A colleague and friend sent me a link to a post about a Chinese blind activist lawyer released from prison. Isolda Morillo, for the Associated Press, wrote the post that appeared on CBS.com.
Chen Guangcheng was the blind lawyer. In 2006, he was sent to jail after documenting forced late-term abortions and sterilizations and other abuses in his rural east China community.
Morillo wrote that Guangcheng was an “inspirational figure to others in China”.
According to the AP reporter, Guangcheng is under house arrest and, along with his family, is watched closely. The piece points out how horrible he was treated by Chinese authorities.
One fact stood out, “He expanded his activism after hearing complaints from people living in nearby villages that family planning officials were forcing women to have late-term abortions and sterilizations to enforce the government’s one-child policy.”
I’m sure there will be people who will see me supporting China’s government when I do not condemn China for how Guangcheng was treated.
With more than 1.3 billion people and only 16% of the land capable of growing food crops and a looming shortage of fresh water, China is facing a possible melt down in a few decades that could dismantle all the progress made since the 1982 Constitution.
To understand China better, it would help to learn that China’s legal system is reinventing itself.
Up until 1911 when the Qing Dynasty collapsed, Chinese law leaned heavily toward Legalism influenced by Confucianism.
Near the end of the Qing Dynasty, efforts were made to reform the law by mainly importing German codes with slight modifications.
After 1911, the Nationalists continued this effort. When Mao and the Communists came to power in 1949, the ranks of intellectuals and legal professionals was devastated during the purges. A Soviet-style legal system was then adopted but that system suffered due to political turmoil that ended with the Cultural Revolution.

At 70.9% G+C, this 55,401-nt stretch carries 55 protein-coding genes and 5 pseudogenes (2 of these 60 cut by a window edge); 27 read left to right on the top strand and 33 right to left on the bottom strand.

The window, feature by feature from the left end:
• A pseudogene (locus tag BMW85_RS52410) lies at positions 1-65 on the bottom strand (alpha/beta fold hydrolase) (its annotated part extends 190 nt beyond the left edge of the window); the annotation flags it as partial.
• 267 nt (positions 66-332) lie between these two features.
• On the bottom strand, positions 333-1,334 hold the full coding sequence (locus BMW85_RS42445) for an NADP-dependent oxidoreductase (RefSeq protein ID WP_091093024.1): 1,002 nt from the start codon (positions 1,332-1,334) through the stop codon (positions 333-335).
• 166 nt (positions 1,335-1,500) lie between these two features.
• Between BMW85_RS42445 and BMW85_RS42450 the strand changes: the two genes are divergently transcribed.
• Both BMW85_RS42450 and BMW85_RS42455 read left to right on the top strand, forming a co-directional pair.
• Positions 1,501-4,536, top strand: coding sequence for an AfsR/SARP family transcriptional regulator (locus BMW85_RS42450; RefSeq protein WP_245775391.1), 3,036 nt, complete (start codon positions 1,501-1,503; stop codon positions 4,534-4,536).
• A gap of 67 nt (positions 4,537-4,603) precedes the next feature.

It wouldn’t be until 1982, that the idea of individual rights would reemerge as a signify influence on Chinese Law. Even then, business law developed much faster than civil law, which is the laws of a state or nation that deals with the rights of private citizens.
In an interview with James Zimmerman, about China’s Changing Legal System, Megan Rhodes wrote, “China is transforming its legal system at an amazing rate.”
When Rhodes asked Zimmerman if foreign law has influenced Chinese law, he answered “Yes, absolutely.”
At the end of the interview, Zimmerman says, “China is going through remarkable times, and should be proud of its ongoing judicial and legislative reforms. It has developed—and continues to develop—a legal system from scratch in just over 30 years.”
American law also evolved and reading Law and History: The Evolution of the American Legal System might give you a better understanding of what is going on in China.
In 1783, America signed a peace treaty with the British Empire and the U.S. officially became a nation state. However, slavery wouldn’t be abolished for eighty-two years in 1865, after the bloody American Civil War.
In addition, women in America even after the Civil War, were still second-class citizens. Source: Women’s history in America
Forms of child labor, including indentured servitude and child slavery, have existed throughout American History. In fact, it wasn’t until 1938 that the US had, for the first time, Federal regulations for minimum ages of employment and hours of work for children. Source: Child Labor in U.S. History
Then Congress passed the Civil Rights Act in 1964 and the Voting Rights Act in 1965.
China has had about thirty years to change since 1982 while America took 182 years to cover the same ground. However, there may be another reason why the American media and so many Americans condemn China so often, and that can be explained by the history of Discrimination Against the Chinese in America. Maybe that discrimination is not dead yet.
Lloyd Lofthouse is the award-winning author of the concubine saga, My Splendid Concubine & Our Hart. When you love a Chinese woman, you marry her family and culture too.
If you want to subscribe to iLook China, there is a “Subscribe” button at the top of the screen in the menu bar.